WARNING: What follows may just teach you something but you won’t get any CEUs for it, you’ll just be better educated and informed but seriously who wants or needs that?

Some time ago, I read an article in the Metro Times (a Detroit Weekly) about a Facebook group essentially dedicated to encouraging attacks on women, Democrats, Muslims, and LGBTQ persons.  There were hundreds of specific threats of violence. You don’t have to buy my book, but I wish you would. But if you want to help follow this link. Search LinkedIn to find out where these people work and encourage their employers to fire them. This isn’t a political statement, I would react the same way if people were saying that White Heterosexual Christian Men were the targets.  Purveyors of hate need to feel real-world consequences. All it takes for evil to triumph is for good to do nothing.

Violent acts begin with violent thoughts that turn into violent posts on social media. How long are you going to continue to throw your hands up and say, “what can I do?” My second book, Lone Gunman: Rewriting the Handbook On Workplace Violence Prevention. answers this question. This is all new material that cannot be found anywhere else. In light of all the talk and panic around gun violence, and the shamefully bad advice some “experts” are giving I hope some of you will read it and pass it along to your executives and HR leads (go ahead, expense it, they will be glad you did.)

Before you dismiss this as yet another shameless plug for my book I want you to ask yourself these questions:

  • What if anything is my employer doing to reduce its risk of a workplace attack?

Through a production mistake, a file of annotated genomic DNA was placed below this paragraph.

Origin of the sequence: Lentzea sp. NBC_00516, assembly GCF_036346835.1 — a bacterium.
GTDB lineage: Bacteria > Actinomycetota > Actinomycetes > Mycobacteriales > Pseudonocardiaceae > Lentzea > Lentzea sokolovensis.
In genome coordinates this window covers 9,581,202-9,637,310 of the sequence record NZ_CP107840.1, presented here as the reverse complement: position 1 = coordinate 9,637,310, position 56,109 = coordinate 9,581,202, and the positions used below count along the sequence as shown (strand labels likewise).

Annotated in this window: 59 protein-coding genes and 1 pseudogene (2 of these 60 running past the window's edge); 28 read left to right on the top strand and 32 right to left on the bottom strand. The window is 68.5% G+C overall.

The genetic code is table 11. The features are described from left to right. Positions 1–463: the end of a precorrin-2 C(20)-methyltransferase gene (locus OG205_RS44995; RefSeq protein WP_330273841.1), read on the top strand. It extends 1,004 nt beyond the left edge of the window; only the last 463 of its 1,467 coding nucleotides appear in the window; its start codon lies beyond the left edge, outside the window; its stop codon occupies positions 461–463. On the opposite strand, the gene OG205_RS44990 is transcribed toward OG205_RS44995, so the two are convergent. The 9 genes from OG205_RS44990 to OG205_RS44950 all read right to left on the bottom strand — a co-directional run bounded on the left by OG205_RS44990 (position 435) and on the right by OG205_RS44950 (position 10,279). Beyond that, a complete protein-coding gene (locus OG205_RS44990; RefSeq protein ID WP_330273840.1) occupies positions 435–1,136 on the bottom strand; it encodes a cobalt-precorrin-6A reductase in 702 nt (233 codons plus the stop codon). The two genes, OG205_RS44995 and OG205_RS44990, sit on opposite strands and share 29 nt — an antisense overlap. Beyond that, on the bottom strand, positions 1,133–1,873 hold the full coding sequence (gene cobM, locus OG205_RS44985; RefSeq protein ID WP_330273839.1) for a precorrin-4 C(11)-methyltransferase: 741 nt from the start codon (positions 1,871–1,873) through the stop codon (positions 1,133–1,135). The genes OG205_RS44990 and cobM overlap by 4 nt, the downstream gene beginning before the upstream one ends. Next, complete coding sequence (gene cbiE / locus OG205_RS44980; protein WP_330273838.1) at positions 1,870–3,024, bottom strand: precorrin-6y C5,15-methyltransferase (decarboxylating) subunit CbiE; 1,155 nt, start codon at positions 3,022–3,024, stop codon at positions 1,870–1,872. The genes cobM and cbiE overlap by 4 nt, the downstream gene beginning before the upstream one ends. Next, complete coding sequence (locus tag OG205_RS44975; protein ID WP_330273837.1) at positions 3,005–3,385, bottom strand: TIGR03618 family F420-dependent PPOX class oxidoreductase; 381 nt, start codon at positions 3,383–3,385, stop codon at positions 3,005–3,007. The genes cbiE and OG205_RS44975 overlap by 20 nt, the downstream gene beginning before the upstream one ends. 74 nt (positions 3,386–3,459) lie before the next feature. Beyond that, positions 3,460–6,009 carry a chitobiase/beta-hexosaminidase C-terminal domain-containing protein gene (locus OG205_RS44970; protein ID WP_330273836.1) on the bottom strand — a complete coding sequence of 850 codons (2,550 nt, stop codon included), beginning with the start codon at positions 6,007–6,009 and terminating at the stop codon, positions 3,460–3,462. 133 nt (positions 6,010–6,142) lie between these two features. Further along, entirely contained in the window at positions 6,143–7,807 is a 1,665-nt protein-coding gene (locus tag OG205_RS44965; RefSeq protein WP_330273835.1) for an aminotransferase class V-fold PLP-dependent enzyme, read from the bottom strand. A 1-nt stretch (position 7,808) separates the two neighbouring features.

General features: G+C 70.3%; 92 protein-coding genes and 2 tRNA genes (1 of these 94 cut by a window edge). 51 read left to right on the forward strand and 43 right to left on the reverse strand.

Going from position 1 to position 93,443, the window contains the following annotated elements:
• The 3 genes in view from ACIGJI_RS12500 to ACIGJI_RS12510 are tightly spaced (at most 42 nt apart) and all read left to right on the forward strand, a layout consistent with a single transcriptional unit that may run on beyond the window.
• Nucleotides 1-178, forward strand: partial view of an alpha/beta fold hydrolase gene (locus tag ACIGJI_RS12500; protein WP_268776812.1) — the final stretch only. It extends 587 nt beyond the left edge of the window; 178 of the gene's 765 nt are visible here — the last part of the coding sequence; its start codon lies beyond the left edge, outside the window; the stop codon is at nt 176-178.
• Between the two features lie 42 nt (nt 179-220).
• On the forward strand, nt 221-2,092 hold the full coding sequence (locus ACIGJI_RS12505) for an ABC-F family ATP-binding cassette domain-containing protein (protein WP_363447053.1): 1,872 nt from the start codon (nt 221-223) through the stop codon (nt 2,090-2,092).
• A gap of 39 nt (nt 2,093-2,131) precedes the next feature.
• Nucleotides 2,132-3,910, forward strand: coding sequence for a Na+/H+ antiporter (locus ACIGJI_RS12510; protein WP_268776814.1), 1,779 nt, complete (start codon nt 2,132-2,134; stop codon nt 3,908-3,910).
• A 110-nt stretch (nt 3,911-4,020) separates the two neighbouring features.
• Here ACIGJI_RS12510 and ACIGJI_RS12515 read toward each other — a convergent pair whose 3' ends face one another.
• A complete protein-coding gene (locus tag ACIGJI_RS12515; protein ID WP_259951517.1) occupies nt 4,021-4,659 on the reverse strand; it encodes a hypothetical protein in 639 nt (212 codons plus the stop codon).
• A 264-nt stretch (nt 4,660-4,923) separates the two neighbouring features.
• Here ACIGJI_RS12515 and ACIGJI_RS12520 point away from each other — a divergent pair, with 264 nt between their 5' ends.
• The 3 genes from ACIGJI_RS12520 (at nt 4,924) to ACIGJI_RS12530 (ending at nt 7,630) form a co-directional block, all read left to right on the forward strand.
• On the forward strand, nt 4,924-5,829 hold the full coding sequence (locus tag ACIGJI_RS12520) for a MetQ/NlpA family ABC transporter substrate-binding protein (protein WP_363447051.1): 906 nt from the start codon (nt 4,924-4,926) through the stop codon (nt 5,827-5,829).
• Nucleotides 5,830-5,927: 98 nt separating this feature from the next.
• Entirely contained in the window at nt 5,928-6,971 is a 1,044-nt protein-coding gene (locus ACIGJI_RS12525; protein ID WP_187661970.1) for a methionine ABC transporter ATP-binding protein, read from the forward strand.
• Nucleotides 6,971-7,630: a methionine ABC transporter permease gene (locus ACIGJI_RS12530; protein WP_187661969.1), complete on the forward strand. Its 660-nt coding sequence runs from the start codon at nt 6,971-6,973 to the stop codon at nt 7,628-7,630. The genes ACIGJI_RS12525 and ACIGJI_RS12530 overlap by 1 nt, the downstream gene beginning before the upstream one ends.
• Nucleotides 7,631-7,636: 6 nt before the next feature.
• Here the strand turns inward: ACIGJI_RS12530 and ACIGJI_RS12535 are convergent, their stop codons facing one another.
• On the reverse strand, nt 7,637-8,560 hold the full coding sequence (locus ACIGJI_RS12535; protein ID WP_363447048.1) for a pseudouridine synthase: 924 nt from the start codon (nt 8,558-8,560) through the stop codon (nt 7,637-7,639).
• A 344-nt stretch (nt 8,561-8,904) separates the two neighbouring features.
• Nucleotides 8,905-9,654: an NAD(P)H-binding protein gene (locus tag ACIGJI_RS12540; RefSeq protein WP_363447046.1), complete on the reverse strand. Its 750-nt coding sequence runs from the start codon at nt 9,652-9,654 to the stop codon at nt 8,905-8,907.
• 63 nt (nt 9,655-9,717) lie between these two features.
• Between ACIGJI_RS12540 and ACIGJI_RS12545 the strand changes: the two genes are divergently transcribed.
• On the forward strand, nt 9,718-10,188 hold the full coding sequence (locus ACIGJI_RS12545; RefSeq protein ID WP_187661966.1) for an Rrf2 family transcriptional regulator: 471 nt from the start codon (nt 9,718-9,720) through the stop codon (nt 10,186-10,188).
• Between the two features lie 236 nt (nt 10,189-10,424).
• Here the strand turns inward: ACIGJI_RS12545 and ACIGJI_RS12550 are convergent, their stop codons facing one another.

• Do the people who are doing the hiring at my workplace know the warning signs of a workplace attack?
  • What can I do to prevent workplace violence?

If you don’t have the answer to any of these questions, use your Amazon gift card to buy the book. It can be purchased in hardcover or paperback at Amazon or Barnes & Noble 

I should warn you, this isn’t a book that is pro- or anti-gun ownership rights. The book has extensive sections on spotting an unstable employee (some people’s lives will take a dark and desperate turn long after you have hired them but there are always signs), the types of work environments that tend to trigger these events, and I recently returned from Dublin, Ireland where I spoke on how companies can leverage technology to protect workers from workplace violence.  But all the books, and magazines, and speeches in the world won’t change a damned thing if you keep thinking that it can’t (or probably won’t) happen to you or someone you love. You can bet your life that we will see more similar shootings in the weeks or months as people who are currently at the brink of sanity see the news reports and think, “now’s the time”. WAKE UP, PEOPLE!!!! This book is peppered with the sarcasm, self-deprecating humor of the first book, but it also makes use of my extensive knowledge of violence prevention in the workforce (that I gained as head of training and OD for a global manufacturer.) You should buy it. Seriously I’m not telling you how to live your life but you should buy it. Okay, I AM telling you how to live your life, just buy the damned book.